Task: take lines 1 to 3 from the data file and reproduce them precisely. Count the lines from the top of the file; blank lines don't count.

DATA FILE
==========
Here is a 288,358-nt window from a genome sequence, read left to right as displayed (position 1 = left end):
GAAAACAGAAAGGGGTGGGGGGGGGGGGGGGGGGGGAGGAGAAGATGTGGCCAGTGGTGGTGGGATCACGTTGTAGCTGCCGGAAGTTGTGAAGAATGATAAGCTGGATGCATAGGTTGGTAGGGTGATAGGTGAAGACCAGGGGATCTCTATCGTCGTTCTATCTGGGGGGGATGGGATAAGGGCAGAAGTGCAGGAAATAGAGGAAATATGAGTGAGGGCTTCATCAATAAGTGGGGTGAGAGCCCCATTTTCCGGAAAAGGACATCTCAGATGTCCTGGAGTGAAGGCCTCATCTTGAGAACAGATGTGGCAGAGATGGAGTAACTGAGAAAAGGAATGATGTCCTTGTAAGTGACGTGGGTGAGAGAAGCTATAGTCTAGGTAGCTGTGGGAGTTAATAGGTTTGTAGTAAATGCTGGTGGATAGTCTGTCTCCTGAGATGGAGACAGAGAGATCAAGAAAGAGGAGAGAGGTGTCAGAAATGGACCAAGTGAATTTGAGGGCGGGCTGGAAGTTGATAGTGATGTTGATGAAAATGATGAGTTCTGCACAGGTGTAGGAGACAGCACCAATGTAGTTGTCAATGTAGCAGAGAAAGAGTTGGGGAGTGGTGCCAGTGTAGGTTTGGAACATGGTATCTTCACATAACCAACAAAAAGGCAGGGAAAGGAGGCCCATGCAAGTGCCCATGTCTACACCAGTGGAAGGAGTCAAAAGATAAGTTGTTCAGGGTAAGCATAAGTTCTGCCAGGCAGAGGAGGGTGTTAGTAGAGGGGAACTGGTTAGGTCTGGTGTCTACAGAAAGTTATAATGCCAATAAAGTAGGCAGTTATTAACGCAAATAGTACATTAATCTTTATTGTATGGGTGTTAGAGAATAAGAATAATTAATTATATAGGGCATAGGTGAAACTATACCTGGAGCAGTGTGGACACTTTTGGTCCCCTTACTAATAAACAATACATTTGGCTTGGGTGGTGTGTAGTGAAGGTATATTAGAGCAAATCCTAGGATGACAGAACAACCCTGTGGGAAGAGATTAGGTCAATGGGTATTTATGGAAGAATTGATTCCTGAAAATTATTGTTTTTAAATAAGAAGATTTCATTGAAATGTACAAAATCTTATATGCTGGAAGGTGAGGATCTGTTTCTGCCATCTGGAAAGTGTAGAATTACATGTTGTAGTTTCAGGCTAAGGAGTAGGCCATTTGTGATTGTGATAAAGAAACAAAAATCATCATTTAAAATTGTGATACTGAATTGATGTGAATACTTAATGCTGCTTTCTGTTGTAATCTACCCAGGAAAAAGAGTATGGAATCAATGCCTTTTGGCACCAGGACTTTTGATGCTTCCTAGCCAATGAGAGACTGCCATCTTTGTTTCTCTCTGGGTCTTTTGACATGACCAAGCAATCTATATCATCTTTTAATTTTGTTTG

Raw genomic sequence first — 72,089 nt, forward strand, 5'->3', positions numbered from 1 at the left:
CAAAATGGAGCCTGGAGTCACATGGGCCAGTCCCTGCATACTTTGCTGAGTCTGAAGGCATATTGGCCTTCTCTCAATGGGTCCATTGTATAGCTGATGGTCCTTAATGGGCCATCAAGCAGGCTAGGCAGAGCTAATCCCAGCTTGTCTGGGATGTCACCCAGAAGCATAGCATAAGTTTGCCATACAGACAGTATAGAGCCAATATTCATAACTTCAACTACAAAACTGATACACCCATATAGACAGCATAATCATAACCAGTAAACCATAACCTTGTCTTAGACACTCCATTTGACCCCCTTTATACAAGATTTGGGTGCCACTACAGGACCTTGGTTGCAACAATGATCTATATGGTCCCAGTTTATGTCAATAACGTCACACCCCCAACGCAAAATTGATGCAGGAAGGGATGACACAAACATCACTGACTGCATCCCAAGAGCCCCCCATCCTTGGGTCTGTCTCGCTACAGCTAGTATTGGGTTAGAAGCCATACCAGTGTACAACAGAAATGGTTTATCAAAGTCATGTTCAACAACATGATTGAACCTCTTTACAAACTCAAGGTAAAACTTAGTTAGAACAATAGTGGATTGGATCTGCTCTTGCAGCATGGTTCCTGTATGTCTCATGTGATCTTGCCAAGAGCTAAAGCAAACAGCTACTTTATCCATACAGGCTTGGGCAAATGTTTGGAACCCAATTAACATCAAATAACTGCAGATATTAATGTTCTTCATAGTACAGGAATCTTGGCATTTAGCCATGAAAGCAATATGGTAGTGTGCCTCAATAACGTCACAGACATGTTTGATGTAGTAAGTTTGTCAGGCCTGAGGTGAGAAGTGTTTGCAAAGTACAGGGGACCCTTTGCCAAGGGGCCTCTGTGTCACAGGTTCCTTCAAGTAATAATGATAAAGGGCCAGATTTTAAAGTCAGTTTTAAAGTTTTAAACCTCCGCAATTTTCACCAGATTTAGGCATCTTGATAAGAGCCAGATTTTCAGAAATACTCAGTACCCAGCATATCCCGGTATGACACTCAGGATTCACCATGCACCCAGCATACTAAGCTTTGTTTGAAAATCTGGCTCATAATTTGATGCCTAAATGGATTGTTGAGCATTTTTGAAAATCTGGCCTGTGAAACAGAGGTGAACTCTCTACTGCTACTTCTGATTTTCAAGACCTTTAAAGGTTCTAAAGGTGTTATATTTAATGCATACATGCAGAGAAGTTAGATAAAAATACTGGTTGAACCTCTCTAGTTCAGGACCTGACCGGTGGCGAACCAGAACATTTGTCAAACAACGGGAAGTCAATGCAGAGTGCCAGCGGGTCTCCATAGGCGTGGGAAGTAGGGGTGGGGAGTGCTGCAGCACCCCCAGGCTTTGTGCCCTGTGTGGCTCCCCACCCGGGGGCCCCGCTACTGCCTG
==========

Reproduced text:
Here is a 288,358-nt window from a genome sequence, read left to right as displayed (position 1 = left end):
GAAAACAGAAAGGGGTGGGGGGGGGGGGGGGGGGGGAGGAGAAGATGTGGCCAGTGGTGGTGGGATCACGTTGTAGCTGCCGGAAGTTGTGAAGAATGATAAGCTGGATGCATAGGTTGGTAGGGTGATAGGTGAAGACCAGGGGATCTCTATCGTCGTTCTATCTGGGGGGGATGGGATAAGGGCAGAAGTGCAGGAAATAGAGGAAATATGAGTGAGGGCTTCATCAATAAGTGGGGTGAGAGCCCCATTTTCCGGAAAAGGACATCTCAGATGTCCTGGAGTGAAGGCCTCATCTTGAGAACAGATGTGGCAGAGATGGAGTAACTGAGAAAAGGAATGATGTCCTTGTAAGTGACGTGGGTGAGAGAAGCTATAGTCTAGGTAGCTGTGGGAGTTAATAGGTTTGTAGTAAATGCTGGTGGATAGTCTGTCTCCTGAGATGGAGACAGAGAGATCAAGAAAGAGGAGAGAGGTGTCAGAAATGGACCAAGTGAATTTGAGGGCGGGCTGGAAGTTGATAGTGATGTTGATGAAAATGATGAGTTCTGCACAGGTGTAGGAGACAGCACCAATGTAGTTGTCAATGTAGCAGAGAAAGAGTTGGGGAGTGGTGCCAGTGTAGGTTTGGAACATGGTATCTTCACATAACCAACAAAAAGGCAGGGAAAGGAGGCCCATGCAAGTGCCCATGTCTACACCAGTGGAAGGAGTCAAAAGATAAGTTGTTCAGGGTAAGCATAAGTTCTGCCAGGCAGAGGAGGGTGTTAGTAGAGGGGAACTGGTTAGGTCTGGTGTCTACAGAAAGTTATAATGCCAATAAAGTAGGCAGTTATTAACGCAAATAGTACATTAATCTTTATTGTATGGGTGTTAGAGAATAAGAATAATTAATTATATAGGGCATAGGTGAAACTATACCTGGAGCAGTGTGGACACTTTTGGTCCCCTTACTAATAAACAATACATTTGGCTTGGGTGGTGTGTAGTGAAGGTATATTAGAGCAAATCCTAGGATGACAGAACAACCCTGTGGGAAGAGATTAGGTCAATGGGTATTTATGGAAGAATTGATTCCTGAAAATTATTGTTTTTAAATAAGAAGATTTCATTGAAATGTACAAAATCTTATATGCTGGAAGGTGAGGATCTGTTTCTGCCATCTGGAAAGTGTAGAATTACATGTTGTAGTTTCAGGCTAAGGAGTAGGCCATTTGTGATTGTGATAAAGAAACAAAAATCATCATTTAAAATTGTGATACTGAATTGATGTGAATACTTAATGCTGCTTTCTGTTGTAATCTACCCAGGAAAAAGAGTATGGAATCAATGCCTTTTGGCACCAGGACTTTTGATGCTTCCTAGCCAATGAGAGACTGCCATCTTTGTTTCTCTCTGGGTCTTTTGACATGACCAAGCAATCTATATCATCTTTTAATTTTGTTTG

Raw genomic sequence first — 72,089 nt, forward strand, 5'->3', positions numbered from 1 at the left: